Unruptured Intracranial Aneurysm Follow-up and Treatment After Morphological Change Is Safe

Unruptured Intracranial Aneurysm Follow-up and Treatment After Morphological Change Is Safe

Observational Study and Systematic Review

Renato Gondar; Oliver Pascal Gautschi; Johanna Cuony; Fabienne Perren; Max Jägersberg; Marco-Vincenzo Corniola; Bawarjan Schatlo; Granit Molliqaj; Sandrine Morel; Zsolt Kulcsár; Vitor Mendes Pereira; Daniel Rüfenacht; Karl Schaller; Philippe Bijlenga

Disclosures

J Neurol Neurosurg Psychiatry. 2016;87(12):1277-1282.

Abstract

Background The management of small unruptured incidentally discovered intracranial aneurysms (SUIAs) is still controversial. The aim of this study is to assess the safety of a management protocol of SUIAs, where selected cases with SUIAs are observed and secured only if signs of instability (growth) are documented.

Methods A prospective consecutive cohort of 292 patients (2006–2014) and 368 SUIAs (anterior circulation aneurysms (ACs) smaller than 7 mm and posterior circulation aneurysms smaller than 4 mm without previous subarachnoid haemorrhage) was observed (mean follow-up time of 3.2 years and 1177.6 aneurysm years). Factors associated with aneurysm growth were systematically reviewed from the literature.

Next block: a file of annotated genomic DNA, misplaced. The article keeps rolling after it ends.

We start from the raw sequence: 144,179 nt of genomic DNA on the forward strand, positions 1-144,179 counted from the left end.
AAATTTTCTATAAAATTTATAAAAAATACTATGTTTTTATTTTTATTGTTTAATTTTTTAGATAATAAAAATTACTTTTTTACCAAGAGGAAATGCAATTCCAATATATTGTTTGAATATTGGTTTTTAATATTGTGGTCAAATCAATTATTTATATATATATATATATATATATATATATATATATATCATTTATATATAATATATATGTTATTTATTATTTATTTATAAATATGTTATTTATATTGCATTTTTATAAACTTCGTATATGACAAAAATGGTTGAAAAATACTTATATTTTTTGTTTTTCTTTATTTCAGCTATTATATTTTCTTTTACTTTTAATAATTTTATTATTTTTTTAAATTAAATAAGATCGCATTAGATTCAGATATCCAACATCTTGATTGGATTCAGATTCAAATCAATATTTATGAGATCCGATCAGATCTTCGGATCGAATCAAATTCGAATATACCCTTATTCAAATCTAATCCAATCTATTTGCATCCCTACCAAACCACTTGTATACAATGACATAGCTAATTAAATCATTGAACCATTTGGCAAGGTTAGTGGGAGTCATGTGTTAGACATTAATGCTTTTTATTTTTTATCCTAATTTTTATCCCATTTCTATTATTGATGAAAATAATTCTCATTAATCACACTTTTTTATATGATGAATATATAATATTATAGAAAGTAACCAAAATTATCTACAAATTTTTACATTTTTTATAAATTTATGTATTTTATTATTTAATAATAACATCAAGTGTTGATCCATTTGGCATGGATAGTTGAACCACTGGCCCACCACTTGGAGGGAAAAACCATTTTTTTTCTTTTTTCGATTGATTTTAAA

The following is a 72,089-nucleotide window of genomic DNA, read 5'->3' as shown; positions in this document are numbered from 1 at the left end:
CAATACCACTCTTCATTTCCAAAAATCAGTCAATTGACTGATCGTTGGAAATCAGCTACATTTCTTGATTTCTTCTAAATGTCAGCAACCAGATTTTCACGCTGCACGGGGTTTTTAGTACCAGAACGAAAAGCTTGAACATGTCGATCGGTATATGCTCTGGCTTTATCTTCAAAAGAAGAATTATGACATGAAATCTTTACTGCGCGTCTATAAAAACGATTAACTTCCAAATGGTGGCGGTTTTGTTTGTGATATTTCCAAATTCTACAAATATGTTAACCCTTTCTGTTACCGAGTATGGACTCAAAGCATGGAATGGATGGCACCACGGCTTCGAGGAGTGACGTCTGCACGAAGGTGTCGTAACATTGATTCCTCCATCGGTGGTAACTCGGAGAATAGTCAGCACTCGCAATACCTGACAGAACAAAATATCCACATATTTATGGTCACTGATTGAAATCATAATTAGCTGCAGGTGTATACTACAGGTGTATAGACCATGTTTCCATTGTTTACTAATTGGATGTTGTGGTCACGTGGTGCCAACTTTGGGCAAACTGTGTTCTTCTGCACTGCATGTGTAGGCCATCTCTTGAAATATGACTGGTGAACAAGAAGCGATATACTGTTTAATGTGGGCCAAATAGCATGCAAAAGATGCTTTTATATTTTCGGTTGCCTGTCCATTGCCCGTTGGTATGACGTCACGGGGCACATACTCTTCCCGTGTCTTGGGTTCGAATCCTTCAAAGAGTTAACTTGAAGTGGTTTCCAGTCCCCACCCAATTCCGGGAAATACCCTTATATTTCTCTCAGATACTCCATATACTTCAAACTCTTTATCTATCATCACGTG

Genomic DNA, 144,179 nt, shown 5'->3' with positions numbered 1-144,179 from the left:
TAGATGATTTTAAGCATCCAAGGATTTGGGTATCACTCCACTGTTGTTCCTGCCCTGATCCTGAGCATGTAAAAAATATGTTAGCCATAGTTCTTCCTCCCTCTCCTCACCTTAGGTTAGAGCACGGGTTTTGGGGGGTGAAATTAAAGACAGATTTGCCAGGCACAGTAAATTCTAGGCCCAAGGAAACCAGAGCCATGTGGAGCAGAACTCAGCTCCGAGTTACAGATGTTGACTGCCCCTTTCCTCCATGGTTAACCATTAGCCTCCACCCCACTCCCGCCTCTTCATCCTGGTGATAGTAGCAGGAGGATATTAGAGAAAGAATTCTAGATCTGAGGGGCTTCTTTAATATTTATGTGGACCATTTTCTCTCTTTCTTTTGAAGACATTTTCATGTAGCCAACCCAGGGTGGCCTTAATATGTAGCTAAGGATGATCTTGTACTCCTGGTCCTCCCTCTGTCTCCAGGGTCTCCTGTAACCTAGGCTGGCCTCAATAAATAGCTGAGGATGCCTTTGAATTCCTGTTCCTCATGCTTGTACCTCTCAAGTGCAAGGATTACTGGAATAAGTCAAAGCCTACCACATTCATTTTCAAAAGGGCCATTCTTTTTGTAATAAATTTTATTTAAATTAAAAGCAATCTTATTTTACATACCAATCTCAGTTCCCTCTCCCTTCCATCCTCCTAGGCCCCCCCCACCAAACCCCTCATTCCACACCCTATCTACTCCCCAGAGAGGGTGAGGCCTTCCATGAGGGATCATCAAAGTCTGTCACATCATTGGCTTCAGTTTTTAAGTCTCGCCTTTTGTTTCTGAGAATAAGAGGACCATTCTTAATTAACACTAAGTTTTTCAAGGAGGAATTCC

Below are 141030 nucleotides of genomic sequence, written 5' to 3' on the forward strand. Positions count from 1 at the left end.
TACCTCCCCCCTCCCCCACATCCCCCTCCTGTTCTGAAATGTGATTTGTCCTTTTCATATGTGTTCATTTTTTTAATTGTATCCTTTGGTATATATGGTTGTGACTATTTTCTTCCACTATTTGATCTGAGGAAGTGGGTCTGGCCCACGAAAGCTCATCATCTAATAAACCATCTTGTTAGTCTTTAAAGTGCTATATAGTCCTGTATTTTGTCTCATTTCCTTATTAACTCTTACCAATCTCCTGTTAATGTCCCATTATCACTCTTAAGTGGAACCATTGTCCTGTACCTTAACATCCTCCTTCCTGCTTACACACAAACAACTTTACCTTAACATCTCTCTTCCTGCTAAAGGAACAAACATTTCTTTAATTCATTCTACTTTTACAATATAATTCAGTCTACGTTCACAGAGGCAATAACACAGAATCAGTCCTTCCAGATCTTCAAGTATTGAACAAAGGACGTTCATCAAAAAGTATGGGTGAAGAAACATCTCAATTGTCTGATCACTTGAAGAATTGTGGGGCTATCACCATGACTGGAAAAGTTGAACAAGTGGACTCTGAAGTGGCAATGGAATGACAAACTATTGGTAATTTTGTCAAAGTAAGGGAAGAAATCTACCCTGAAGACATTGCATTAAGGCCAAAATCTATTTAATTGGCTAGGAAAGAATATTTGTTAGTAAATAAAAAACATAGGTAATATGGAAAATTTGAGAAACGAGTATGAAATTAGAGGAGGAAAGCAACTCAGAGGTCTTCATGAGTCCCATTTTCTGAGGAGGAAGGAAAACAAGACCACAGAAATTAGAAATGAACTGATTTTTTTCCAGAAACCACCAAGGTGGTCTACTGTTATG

Results The aneurysm growth probability was 2.6±0.1% per year. The rate of unexpected aneurysm rupture before treatment was 0.24% per year (95% CI 0.17% to 2.40%). The calculated rate of aneurysm rupture after growth was 6.3% per aneurysm-year (95% CI 1% to 22%). Aneurysms located in the posterior circulation and aneurysms with lobulation were more likely to grow. Females or patients suffering hypertension were more likely to have an aneurysm growing. The probability of aneurysms growth increased with the size of the dome and was proportional to the number of aneurysms diagnosed in a patient.

Conclusions It is safe to observe patients diagnosed with SUIAs using periodic imaging. Intervention to secure the aneurysm should be performed after growth is observed.

 

READ MORE: http://www.medscape.com/viewarticle/872722_2 

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